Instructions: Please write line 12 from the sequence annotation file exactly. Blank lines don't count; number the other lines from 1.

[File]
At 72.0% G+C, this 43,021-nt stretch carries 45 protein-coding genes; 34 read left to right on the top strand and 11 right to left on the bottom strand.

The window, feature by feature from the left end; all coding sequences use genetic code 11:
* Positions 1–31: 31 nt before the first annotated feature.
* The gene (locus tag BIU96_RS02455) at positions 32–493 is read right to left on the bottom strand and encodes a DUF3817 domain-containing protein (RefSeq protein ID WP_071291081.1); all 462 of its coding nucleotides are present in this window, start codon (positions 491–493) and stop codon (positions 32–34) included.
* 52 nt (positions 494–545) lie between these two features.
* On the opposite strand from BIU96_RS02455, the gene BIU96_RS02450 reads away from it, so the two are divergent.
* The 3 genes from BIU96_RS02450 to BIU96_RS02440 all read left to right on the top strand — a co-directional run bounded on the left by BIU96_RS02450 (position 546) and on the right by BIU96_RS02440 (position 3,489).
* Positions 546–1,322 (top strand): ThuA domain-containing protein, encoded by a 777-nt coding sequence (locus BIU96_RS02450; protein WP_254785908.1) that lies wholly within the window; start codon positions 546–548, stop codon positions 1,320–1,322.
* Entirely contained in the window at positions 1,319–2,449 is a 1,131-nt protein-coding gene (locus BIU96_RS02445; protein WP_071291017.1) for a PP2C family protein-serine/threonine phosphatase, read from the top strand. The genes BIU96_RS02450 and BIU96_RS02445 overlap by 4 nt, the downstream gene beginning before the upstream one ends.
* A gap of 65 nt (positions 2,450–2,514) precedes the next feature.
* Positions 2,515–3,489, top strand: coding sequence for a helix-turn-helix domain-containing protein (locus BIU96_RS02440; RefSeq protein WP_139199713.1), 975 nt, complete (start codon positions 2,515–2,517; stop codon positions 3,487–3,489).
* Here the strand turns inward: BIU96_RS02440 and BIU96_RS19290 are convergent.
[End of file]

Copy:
* Here the strand turns inward: BIU96_RS02440 and BIU96_RS19290 are convergent.